“The impact of storytelling and the responsibility of storytellers”: 5 Questions with Alexandria Bombach, director of “On Her Shoulders”
In the superbly crafted and intimate chronicle of the day-to-date toil of activism, filmmaker Alexandria Bombach (winner of this year’s Sundance Best Directing Prize) follows Nadia Murad as she travels from radio and TV interviews to United Nations meetings, to raise awareness for the plight of her people, a small ethnic minority in Northern Iraq. While On Her Shoulders focuses on Murad’s tireless efforts to grab the public’s attention, Bombach’s empathetic camera conveys a different and more complex tale: about Murad’s personal sacrifice, and the challenges of bearing the burden of an entire community. “Essential viewing” (Variety), “compelling” (Hollywood Reporter) and “fascinating” (RogerEbert.com), On Her Shoulders offers a “profound testament to Murad’s suffering, courage and unfathomable tenacity” (Indiewire). Alexandria Bombach talks to DOC10 about character-driven activism, present-tense filmmaking, and how we tell stories of trauma.
Nadia’s story is obviously very powerful, but what about her story made you think there was a film? And at what point did you realize the film wasn’t just about her life story, but a kind of psychological portrait of the unfolding moments that you captured on film.
Alexandria Bombach: Nadia is a compelling, brilliant and strong-willed person, and after reading her book, "The Last Girl," I think this has always been true. I think that her personality and the complexities of her situation as an activist is what made me so interested in making this into a feature film. The production company, RYOT, originally brought me on to make a short film, but after even a few days of spending time with Nadia, I knew her story and the nuance of the experience she was having as a survivor turned reluctant activist should have more time to breathe in a film. As far as focusing on her life story, I think as a filmmaker my curiosities and interests are always pointing me to explore the emotion of someone’s current experience as it relates to the past vs. telling an audience what has happened in the past.
Furthermore, how did you balance the film’s emphasis between character portrait and issue-film?
There are certain points that need to come across to have context for understanding Nadia’s situation and the situation of her people, but my inclination as a filmmaker is to tell the story of the individuals. I hope that, in turn, this causes people to act because they care about the people – I really don’t think there is any other way to break through apathy.
One of my favorite things about the movie is the intimacy of it, but I heard that were times where Nadia didn't want you filming her. So were you different from the many interviewers/journalists/news crews that have spoken to Nadia? And if so, how so?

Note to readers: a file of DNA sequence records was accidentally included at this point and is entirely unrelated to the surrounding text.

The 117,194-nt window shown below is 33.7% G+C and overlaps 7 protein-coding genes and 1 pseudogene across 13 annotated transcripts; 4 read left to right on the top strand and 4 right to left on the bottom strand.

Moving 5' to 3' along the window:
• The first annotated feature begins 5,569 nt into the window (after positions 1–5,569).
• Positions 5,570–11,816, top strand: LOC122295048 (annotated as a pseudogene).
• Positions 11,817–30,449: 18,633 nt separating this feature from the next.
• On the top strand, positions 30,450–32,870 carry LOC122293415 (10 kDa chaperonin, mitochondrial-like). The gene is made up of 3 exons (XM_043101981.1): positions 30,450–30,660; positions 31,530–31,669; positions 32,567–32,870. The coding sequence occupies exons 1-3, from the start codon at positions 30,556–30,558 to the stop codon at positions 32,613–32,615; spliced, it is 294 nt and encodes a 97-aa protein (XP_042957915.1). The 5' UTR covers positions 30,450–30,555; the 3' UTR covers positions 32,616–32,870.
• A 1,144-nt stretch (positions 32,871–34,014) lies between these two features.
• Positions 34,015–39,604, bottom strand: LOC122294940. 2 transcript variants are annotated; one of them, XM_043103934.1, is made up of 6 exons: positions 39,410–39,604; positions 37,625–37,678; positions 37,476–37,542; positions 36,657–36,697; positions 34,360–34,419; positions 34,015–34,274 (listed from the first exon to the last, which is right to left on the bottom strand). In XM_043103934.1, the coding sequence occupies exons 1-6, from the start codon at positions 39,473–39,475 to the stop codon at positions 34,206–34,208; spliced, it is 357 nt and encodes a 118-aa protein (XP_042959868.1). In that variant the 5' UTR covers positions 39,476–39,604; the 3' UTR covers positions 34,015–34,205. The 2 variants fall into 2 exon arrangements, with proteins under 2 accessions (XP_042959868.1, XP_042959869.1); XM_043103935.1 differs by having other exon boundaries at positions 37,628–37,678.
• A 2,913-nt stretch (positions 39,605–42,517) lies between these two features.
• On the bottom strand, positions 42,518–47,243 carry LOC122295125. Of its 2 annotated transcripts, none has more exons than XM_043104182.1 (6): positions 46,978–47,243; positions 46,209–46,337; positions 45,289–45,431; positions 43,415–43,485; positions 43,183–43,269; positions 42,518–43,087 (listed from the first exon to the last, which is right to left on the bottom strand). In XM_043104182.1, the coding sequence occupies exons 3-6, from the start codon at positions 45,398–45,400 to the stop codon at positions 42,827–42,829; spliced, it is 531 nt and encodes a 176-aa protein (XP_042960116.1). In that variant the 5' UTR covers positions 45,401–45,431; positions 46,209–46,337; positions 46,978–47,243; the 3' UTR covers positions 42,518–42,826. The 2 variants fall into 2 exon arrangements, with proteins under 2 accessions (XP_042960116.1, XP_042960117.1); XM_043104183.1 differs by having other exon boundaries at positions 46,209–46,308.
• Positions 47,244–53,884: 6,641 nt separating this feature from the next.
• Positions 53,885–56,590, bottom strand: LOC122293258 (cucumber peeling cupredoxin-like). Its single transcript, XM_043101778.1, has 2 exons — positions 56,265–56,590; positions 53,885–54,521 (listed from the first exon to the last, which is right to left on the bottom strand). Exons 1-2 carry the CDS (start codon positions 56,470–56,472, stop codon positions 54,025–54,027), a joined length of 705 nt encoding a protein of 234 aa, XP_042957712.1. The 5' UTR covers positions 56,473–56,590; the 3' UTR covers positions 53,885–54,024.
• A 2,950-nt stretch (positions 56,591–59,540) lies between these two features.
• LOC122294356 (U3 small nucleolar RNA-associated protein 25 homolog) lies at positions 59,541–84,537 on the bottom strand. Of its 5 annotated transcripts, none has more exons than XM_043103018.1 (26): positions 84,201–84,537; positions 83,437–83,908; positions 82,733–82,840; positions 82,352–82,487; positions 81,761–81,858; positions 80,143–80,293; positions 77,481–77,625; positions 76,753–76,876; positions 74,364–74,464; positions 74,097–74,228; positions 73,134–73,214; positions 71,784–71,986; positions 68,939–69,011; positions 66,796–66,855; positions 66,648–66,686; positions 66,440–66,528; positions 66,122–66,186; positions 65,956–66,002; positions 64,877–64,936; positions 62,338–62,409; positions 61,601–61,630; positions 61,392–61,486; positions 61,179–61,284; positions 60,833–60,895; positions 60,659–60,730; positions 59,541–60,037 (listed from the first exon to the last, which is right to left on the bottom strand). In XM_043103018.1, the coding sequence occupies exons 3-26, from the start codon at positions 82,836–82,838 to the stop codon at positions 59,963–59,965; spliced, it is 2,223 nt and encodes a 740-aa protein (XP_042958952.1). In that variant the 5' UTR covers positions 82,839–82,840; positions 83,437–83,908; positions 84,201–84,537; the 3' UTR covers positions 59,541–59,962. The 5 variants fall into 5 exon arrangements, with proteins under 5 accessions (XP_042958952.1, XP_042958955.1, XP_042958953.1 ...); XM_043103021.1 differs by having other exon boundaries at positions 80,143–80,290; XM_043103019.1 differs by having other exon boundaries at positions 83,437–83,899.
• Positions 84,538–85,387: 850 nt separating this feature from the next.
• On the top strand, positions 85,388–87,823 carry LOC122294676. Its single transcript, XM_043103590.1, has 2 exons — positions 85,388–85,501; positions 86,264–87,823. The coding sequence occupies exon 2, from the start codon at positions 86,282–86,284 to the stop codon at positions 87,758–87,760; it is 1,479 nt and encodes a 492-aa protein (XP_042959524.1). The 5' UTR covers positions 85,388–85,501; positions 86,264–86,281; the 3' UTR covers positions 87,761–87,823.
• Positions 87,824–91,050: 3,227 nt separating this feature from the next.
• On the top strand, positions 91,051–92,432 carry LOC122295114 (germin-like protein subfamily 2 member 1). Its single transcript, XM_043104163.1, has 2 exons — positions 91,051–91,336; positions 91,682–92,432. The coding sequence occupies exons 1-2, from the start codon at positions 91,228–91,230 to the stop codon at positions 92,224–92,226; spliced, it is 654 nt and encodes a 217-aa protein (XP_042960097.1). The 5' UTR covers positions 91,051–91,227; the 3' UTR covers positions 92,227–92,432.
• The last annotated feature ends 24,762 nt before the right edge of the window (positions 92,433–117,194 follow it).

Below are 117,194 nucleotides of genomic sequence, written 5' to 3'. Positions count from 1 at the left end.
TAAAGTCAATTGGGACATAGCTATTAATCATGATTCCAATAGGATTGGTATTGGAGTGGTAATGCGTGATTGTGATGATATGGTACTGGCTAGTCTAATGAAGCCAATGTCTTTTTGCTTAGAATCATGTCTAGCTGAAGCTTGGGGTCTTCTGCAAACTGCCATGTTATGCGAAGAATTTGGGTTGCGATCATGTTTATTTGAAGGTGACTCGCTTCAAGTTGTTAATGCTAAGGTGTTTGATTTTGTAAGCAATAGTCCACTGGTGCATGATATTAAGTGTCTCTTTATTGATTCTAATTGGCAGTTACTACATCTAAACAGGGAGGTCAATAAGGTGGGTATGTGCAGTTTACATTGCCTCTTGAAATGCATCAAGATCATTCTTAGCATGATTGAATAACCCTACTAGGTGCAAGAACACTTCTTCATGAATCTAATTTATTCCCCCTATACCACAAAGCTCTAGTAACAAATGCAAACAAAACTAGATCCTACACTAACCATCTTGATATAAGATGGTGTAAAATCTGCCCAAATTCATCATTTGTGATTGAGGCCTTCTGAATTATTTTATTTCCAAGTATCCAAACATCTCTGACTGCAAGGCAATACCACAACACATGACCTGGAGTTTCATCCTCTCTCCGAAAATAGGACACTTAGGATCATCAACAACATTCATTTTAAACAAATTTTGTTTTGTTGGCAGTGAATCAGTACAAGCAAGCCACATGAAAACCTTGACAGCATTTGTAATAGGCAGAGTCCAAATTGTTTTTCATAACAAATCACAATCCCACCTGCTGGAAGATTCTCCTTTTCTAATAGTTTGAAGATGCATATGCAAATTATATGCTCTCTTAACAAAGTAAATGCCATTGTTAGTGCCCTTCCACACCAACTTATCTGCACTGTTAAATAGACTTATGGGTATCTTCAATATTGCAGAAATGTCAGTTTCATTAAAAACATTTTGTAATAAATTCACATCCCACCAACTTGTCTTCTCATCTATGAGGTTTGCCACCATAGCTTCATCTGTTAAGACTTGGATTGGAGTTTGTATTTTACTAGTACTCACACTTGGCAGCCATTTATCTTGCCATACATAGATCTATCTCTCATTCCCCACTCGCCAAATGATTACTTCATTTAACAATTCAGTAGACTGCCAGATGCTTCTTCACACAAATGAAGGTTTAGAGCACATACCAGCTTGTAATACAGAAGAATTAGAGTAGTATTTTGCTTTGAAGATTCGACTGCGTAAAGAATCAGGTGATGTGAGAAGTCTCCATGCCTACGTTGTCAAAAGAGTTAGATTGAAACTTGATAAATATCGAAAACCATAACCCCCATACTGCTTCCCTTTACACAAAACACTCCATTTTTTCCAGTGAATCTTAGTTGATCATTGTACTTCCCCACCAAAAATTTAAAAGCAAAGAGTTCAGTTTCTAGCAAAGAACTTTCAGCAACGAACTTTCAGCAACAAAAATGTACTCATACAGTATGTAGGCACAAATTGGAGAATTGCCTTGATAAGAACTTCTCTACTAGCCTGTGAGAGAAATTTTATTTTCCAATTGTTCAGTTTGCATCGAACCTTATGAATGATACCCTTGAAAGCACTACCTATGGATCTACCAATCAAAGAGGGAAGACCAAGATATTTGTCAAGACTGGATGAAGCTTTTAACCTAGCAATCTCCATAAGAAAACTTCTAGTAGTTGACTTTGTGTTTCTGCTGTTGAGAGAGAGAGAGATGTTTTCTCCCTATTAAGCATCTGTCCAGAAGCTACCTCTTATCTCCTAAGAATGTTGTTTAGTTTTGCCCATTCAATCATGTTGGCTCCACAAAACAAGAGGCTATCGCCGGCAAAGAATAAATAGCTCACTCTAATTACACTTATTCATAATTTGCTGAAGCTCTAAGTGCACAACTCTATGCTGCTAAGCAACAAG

There was never a time when Nadia asked me not to film; she just became less interested and at times distant from me during a few of our shoots. I think this was because she really didn’t see the point in participating and, at times, I struggled to see the point as well. The situation for the Yazidis is so desperate, and I questioned everything while making this film – advocacy, diplomacy, politics, but especially the impact of storytelling and the responsibility of storytellers. I was different from other media people that followed Nadia because I was always around, but I don’t want to pretend that I am above my criticisms of media in the film – I think we need to have a better conversation about how we tell stories of trauma.
Along those same lines, I think the film’s stand out moments are in very small interstitial scenes, which show Nadia explicitly NOT engaged in her activism, but just being in the West, like that amazing moment when they’re watching the Canadian military marching band. Did you always see these scenes as integral to the film?
Yes. Although, I didn’t know what was important to include in the film until I shot it and had months in the edit to think about it. I didn’t come into the story with any themes or ideas of what I wanted to capture. I think it’s important to let it all unfold.
Another moving element for me is Nadia’s relationship with Murad Ismael. At one point in the film, I think viewers might suppose that they’re edging towards a closer relationship. Is this just me, or was it your intention to play with that notion, and if not, what do you think that relationship offers the film? And what is happening with them now?
Murad and Nadia were close because of the great responsibility they both felt towards the Yazidi people. Murad is now married and living in Iraq, continuing to work with the organization Yazda. Nadia lives in Germany and has started her own initiative — currently working on the Sinjar Action Fund that aims to rebuild and secure the Yazidi areas in Iraqi Kurdistan.